If you’re looking to shave a few grams off your bike, or want to ditch those unsightly QR levers that you worry about damaging on tight trails, you might want to check out Robert Axle Project’s Lightning Bolt-On axles.
Early this spring I got a set of Lightning Bolt-On axles for my 2019 Trek Remedy, which was ideal for such a swap as both ends of the bike come stock with QR levers. I was curious to see how much weight I would save by removing my QR axles, and to see how much slimmer the bike would look without the levers at both wheels. Aside from aesthetics and weight savings, anyone who loses, breaks or damages a stock axle could look to R.A.P. simply for a replacement.
To figure out which axles will fit your bike, visit Robert Axle Project online and go to their Axle Finder. Just answer a few easy questions from their drop-down menus and the finder will indicate which axle(s) you need. The most technical thing you’ll need to know is your bike’s hub spacing.
My bike required the LIG503 front axle (15mm diameter, 158mm length, 15×1.5 thread pitch) and the LIG610 rear (12mm diameter, 198mm length, 12×1.75 thread pitch). Not only does R.A.P.’s simple packaging make all that key info clear, but the length, thread pitch and torque specs are also printed on the axles themselves. The Lightning Bolt-On axles are made from machined aluminum.
If you’re picky about aesthetics and want your bike to look lean and mean, the Lightning Bolt-On axles are very low-profile.
The pictures here show my front and rear ends before and after the swaps, and I’m sure some of you will think my Remedy looks better without the QR levers… and some of you might not care!
So how much weight did swapping both axles save me? The R.A.P. front axle weighs 51g, whereas the Rockshox Maxle I removed from my fork weighed 79g. The R.A.P. rear axle also weighs 51g, which nearly halves the weight of my stock 95g QR rear axle.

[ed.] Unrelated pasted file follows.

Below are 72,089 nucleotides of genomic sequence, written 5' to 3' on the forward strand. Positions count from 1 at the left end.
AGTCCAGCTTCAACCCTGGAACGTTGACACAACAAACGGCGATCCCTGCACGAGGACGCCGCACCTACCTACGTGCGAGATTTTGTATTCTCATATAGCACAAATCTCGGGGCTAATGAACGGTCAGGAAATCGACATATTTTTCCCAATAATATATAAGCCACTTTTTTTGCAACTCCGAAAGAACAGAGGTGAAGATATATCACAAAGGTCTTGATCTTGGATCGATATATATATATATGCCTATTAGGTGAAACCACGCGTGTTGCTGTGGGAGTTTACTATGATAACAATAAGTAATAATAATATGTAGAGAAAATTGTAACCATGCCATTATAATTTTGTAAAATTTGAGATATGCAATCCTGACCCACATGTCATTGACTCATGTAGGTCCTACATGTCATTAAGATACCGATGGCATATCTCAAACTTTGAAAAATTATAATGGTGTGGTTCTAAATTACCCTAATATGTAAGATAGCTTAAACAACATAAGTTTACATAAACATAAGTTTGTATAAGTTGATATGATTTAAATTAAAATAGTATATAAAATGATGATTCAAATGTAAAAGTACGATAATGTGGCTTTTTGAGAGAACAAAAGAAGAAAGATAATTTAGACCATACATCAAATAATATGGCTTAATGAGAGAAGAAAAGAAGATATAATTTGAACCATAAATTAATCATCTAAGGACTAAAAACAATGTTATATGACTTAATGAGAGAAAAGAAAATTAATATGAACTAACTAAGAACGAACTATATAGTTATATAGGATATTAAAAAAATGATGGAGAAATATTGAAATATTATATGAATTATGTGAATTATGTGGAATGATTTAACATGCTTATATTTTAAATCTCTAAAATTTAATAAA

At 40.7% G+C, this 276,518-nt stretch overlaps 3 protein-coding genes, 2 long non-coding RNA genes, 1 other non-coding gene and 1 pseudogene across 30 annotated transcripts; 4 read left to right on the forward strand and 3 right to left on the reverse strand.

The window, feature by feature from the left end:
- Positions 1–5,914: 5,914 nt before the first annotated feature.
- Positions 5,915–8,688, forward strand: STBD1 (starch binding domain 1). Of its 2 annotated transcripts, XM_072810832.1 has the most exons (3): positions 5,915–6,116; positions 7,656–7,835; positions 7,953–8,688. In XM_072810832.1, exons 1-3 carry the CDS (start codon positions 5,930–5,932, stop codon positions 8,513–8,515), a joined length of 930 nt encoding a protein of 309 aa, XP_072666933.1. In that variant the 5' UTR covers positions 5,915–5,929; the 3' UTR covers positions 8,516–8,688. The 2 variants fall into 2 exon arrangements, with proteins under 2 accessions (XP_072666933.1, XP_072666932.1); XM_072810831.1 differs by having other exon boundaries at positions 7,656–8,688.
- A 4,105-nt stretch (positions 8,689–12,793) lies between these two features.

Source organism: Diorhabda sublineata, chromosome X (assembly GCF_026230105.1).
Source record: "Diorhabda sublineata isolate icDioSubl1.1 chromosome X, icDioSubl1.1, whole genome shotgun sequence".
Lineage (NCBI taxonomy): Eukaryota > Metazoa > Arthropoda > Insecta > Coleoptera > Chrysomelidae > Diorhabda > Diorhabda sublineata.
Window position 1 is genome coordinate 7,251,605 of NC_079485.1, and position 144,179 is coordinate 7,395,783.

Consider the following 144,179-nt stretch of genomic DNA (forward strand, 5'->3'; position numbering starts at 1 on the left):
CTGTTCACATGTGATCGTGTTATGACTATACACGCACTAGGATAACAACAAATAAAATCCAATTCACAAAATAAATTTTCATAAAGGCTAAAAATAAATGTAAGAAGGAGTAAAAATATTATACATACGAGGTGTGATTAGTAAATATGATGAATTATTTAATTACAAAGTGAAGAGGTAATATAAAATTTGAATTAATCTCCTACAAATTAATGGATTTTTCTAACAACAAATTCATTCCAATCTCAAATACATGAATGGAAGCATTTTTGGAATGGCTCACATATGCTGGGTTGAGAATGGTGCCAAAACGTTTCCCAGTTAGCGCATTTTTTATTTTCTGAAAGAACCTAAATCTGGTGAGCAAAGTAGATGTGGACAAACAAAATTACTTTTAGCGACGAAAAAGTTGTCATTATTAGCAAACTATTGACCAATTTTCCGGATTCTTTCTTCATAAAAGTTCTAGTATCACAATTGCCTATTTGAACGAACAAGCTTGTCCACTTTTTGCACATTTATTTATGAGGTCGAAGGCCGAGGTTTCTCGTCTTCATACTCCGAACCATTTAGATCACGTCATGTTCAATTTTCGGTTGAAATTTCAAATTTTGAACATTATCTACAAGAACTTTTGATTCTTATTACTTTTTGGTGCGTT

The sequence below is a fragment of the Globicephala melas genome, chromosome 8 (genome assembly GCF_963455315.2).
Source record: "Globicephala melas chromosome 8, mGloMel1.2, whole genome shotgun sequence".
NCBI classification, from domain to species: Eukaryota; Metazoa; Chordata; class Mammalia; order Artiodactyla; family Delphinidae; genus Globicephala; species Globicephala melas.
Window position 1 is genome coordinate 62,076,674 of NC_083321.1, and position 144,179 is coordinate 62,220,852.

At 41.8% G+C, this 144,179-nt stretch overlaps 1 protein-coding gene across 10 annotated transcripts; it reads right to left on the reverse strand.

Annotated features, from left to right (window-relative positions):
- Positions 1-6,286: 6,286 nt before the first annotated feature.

In total, I saved 72g. On my 31lbs trail bike this is insignificant, but if you’re trimming down an XC race machine and looking to shave every gram, the Lightning Bolt-On axles are probably worth a look.
Performance isn’t much of a factor with something as simple as an axle, but I’ll reassure you that mine fit my bike perfectly, have held tight, and haven’t suffered any kind of damage since I installed them. Not having QR levers does make me slightly less tentative about riding through tight rock passages like the one pictured above, but to be honest I’ve never broken a QR on the trail.
As for convenience, you are sacrificing some by ditching your QR’s. While riding these axles, I had to drive to the trailhead (I usually don’t have to, but due to Coronovirus-related closures, it’s far easier to drive for now). I typically throw my bike in my trunk, so I’ve been keeping an extra 6mm allen key in my car to get my front wheel on and off.
While I always ride with a multi-tool, and wouldn’t have issues removing a wheel on the trailside, the stock QR up front doesn’t require me to bring an extra allen key or dig one out of my bag every time the bike goes in and out of the car. If I have to drive to the trails for much longer, I’ll be putting my front QR back in.
If you live in a high-theft area or plan on travelling with your bike, you might want to know the Lightning Bolt-On axles can be purchased with Hexlox security systems pre-installed. You must request the Hexlox option while buying a new axle, so Robert Axle Project can press a magnetic sleeve inside. You’ll need one lock for each axle, and they cost $15-20 each on R.A.P.’s website (magnetic sleeve included).
Pricing varies by model, but for reference the LIG610 rear axle costs $48, and the LIG503 front sells for $42.